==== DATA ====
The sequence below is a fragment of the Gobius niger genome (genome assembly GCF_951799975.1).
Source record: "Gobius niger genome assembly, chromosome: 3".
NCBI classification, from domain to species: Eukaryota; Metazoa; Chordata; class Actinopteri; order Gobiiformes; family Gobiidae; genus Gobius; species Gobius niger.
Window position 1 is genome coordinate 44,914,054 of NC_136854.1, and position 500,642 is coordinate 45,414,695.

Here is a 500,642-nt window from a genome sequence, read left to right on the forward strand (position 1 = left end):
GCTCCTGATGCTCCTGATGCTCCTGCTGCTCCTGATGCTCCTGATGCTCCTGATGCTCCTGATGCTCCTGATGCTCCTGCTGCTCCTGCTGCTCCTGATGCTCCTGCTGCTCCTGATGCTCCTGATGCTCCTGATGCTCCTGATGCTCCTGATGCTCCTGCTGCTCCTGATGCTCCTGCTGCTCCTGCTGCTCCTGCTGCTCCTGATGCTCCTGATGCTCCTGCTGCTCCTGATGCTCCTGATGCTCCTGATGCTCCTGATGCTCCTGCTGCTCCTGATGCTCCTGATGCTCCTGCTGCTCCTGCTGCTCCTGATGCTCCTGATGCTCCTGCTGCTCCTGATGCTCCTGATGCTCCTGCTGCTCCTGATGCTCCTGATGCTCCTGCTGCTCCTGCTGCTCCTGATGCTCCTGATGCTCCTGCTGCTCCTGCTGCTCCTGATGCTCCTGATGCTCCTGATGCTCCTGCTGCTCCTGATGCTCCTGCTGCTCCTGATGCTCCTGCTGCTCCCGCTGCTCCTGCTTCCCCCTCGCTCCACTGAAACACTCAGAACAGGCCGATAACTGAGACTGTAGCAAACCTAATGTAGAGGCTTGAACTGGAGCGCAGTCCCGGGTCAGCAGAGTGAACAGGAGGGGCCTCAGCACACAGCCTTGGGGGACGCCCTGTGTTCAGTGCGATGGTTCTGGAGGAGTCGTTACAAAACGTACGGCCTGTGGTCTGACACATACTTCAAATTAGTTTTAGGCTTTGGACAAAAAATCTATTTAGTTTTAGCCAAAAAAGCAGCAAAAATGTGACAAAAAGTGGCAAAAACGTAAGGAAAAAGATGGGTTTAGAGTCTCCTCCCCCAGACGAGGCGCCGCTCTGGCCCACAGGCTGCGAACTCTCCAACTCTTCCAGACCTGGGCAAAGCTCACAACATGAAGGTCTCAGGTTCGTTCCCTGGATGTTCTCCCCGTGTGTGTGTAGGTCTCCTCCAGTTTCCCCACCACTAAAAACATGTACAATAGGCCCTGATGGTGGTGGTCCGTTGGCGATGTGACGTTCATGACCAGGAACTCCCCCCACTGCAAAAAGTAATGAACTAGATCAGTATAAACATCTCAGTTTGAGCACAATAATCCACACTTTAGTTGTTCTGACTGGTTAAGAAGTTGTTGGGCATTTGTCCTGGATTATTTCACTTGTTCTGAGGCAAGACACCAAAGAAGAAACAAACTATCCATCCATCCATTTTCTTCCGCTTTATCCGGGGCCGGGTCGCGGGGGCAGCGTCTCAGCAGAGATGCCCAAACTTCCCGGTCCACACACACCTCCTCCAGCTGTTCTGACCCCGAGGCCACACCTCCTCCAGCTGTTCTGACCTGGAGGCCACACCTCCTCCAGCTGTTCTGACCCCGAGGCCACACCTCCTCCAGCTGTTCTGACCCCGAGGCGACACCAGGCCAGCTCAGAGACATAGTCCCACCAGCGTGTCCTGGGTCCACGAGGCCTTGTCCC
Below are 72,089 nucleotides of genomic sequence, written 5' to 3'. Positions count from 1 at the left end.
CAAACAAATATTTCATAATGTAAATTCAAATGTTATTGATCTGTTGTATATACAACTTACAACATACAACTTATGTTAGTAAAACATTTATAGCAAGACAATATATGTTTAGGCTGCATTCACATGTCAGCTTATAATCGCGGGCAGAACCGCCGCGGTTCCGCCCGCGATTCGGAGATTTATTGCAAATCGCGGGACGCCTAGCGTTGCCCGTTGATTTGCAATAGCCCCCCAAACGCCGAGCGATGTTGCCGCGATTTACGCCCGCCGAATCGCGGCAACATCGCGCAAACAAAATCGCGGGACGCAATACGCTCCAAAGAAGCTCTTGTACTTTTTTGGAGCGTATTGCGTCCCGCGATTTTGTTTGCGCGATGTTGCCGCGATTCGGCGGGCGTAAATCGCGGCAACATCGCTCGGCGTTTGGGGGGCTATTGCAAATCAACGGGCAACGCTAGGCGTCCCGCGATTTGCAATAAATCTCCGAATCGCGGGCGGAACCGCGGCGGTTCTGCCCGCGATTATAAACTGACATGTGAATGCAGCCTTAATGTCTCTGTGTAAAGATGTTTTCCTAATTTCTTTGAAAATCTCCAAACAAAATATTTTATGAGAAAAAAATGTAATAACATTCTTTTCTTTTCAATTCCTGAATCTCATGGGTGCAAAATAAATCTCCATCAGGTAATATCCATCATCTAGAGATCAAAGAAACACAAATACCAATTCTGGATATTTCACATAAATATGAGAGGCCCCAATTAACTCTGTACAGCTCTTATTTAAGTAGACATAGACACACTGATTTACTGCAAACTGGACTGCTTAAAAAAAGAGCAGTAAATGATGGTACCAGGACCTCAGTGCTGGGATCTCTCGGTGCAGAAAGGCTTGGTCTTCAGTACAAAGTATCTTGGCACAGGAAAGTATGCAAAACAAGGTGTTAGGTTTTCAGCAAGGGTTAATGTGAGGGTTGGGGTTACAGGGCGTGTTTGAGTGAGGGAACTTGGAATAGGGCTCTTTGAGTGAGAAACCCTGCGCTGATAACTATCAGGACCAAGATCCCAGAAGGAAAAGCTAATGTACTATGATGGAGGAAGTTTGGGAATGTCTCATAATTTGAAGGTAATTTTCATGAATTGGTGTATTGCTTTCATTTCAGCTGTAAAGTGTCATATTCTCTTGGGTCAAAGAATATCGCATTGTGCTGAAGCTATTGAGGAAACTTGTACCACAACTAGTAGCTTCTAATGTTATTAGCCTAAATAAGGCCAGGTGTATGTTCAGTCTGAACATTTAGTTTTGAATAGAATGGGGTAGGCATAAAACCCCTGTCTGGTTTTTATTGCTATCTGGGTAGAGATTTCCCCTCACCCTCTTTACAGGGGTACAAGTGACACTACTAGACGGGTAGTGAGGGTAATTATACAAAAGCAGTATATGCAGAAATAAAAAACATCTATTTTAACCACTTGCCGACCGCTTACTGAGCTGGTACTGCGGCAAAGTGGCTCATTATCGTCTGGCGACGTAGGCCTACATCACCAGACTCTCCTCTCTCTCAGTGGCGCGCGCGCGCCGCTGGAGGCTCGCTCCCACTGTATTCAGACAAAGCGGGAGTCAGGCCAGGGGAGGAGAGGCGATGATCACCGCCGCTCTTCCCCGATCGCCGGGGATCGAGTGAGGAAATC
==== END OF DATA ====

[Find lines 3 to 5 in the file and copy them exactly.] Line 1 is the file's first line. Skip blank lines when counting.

NCBI classification, from domain to species: Eukaryota; Metazoa; Chordata; class Actinopteri; order Gobiiformes; family Gobiidae; genus Gobius; species Gobius niger.
Window position 1 is genome coordinate 44,914,054 of NC_136854.1, and position 500,642 is coordinate 45,414,695.

Here is a 500,642-nt window from a genome sequence, read left to right on the forward strand (position 1 = left end):